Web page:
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Which Sin to Bear?Authenticity and Compromise in Langston Hughes$
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David E. Chinitz

Print publication date: 2013

Print ISBN-13: 9780199919697

Published to Oxford Scholarship Online: May 2013

DOI: 10.1093/acprof:oso/9780199919697.001.0001

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Becoming Langston Hughes

Becoming Langston Hughes

Chapter:
(p.9) Chapter 1 Becoming Langston Hughes
Source:
Which Sin to Bear?
Author(s):

David E. Chinitz

Publisher:
Oxford University Press
DOI:10.1093/acprof:oso/9780199919697.003.0002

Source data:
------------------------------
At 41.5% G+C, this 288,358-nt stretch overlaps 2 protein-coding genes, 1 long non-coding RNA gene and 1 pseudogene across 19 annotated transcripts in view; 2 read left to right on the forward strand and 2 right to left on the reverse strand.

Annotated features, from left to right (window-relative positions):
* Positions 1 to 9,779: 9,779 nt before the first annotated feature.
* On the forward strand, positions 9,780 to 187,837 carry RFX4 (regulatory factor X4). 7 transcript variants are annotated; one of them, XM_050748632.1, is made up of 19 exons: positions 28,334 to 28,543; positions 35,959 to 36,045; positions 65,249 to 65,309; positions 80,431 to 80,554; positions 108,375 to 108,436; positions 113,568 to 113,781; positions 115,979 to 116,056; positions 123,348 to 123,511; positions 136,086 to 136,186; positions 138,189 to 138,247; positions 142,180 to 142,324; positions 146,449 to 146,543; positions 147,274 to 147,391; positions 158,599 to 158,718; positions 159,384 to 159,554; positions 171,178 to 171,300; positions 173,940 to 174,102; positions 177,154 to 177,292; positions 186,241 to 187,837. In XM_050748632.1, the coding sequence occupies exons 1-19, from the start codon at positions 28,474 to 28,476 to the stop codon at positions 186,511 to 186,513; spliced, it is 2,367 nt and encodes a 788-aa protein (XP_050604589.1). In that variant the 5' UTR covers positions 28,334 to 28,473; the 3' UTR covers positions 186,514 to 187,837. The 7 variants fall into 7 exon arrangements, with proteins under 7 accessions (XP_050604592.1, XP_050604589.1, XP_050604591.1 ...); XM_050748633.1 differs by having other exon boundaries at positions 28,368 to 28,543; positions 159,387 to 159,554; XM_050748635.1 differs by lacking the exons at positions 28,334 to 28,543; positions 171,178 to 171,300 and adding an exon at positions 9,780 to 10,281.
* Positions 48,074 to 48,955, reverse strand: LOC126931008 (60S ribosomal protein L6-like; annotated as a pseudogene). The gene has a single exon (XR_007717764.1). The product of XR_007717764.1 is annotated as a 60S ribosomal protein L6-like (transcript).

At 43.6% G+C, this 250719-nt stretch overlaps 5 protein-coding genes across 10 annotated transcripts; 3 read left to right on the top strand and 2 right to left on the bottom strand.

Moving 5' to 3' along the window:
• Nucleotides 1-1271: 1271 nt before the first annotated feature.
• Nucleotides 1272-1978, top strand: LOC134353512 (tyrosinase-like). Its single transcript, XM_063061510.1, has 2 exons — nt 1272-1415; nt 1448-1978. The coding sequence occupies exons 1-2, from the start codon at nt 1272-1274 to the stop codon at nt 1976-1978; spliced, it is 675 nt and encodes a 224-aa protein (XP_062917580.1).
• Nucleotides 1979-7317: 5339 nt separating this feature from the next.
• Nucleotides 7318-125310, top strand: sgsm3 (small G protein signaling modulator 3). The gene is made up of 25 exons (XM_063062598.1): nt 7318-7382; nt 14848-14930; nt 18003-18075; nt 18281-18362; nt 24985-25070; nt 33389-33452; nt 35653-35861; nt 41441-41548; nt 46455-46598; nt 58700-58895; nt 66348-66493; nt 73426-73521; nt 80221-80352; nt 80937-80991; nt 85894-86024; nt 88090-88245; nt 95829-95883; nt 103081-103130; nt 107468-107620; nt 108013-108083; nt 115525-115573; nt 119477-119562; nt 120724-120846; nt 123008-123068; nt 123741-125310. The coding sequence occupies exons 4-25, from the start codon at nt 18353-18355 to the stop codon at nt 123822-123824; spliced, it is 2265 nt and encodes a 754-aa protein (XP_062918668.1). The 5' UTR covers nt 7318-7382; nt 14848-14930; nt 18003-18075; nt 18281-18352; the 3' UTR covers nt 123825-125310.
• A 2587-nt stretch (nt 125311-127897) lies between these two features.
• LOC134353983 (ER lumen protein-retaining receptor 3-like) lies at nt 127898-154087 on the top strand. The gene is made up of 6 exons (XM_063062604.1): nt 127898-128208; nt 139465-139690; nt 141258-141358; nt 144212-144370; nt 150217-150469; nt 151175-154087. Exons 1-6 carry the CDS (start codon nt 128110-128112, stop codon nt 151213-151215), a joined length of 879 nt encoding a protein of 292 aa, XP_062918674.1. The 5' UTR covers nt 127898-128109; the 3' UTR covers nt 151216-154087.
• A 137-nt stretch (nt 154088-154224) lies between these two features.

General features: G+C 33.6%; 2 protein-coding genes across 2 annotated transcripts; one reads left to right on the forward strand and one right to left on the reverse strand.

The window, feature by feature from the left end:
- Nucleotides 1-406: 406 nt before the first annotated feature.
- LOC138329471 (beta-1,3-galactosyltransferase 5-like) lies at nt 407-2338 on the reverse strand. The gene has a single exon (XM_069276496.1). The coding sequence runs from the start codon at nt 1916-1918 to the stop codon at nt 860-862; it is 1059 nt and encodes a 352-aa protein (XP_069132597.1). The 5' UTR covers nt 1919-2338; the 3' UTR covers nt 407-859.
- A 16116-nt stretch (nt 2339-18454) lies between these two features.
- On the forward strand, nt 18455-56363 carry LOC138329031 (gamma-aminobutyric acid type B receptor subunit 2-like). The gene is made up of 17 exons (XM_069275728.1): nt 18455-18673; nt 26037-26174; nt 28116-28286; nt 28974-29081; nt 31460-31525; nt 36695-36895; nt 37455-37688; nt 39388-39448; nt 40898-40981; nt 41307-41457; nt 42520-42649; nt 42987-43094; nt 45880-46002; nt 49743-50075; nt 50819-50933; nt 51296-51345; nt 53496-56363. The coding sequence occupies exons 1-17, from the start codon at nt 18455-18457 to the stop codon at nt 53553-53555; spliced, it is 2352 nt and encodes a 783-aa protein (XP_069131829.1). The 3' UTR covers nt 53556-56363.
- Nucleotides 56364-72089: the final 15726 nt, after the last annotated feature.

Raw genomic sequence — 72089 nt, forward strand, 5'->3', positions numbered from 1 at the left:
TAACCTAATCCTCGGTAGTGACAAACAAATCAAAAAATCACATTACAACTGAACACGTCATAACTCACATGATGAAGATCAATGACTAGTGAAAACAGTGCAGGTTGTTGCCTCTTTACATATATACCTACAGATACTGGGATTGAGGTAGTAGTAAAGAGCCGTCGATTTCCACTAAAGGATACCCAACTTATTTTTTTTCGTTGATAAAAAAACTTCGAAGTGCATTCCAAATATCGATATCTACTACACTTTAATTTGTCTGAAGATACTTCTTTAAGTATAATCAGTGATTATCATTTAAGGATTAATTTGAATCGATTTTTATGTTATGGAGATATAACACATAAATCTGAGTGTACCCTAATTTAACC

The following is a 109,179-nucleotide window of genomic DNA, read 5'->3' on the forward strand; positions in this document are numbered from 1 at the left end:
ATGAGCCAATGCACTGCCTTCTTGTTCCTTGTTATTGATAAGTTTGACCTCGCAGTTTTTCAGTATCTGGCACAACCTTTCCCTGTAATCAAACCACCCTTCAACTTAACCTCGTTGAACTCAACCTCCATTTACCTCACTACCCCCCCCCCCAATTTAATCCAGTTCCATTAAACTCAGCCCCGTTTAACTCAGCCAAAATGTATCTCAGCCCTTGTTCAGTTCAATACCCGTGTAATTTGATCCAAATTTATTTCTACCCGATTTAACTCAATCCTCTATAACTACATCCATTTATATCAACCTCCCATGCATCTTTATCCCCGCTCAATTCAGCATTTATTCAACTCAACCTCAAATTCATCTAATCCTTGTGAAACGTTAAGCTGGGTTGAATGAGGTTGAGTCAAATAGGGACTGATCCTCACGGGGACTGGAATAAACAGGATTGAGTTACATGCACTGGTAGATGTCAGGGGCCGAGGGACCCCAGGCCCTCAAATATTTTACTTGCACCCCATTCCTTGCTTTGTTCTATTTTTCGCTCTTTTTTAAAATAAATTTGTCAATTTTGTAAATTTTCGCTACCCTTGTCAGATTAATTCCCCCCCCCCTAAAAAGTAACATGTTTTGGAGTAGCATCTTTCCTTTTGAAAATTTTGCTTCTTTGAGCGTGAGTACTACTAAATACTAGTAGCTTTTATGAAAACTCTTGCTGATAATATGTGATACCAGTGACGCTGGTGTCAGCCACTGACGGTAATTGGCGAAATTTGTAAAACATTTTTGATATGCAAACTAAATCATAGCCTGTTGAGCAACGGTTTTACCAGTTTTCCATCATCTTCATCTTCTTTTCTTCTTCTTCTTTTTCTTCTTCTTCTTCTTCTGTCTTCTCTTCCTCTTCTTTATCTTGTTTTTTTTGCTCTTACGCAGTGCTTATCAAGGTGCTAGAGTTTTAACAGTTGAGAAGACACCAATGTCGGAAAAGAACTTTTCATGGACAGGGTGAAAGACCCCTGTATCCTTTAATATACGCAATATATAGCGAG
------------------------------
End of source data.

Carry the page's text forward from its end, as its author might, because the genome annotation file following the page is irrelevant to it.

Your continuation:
Hughes has long appeared the literary paragon and evangelist of authentic blackness. No one in the first half of the century more influentially promulgated the ideal of an African-American “racial art.” His often-cited essay “The Negro Artist and the Racial Mountain” argues vigorously that African-American art must express an authentic “racial self” to be valid, and it locates authenticity in the black masses and their cultural practices. This argument, exemplified memorably in Hughes's own creative work, has played a decisive role in the shaping of African-American art for many decades. Hughes was not born, however, to the role of black working-class spokesman, and it was only through deliberate effort that he became “authentic” according to his own understanding. The chapter traces his assiduous fashioning of “Langston Hughes” as popularly conceived and shows how his anxiety over his own authenticity shaped his early career.

Keywords:   hughes, langston, poetry, authenticity, race

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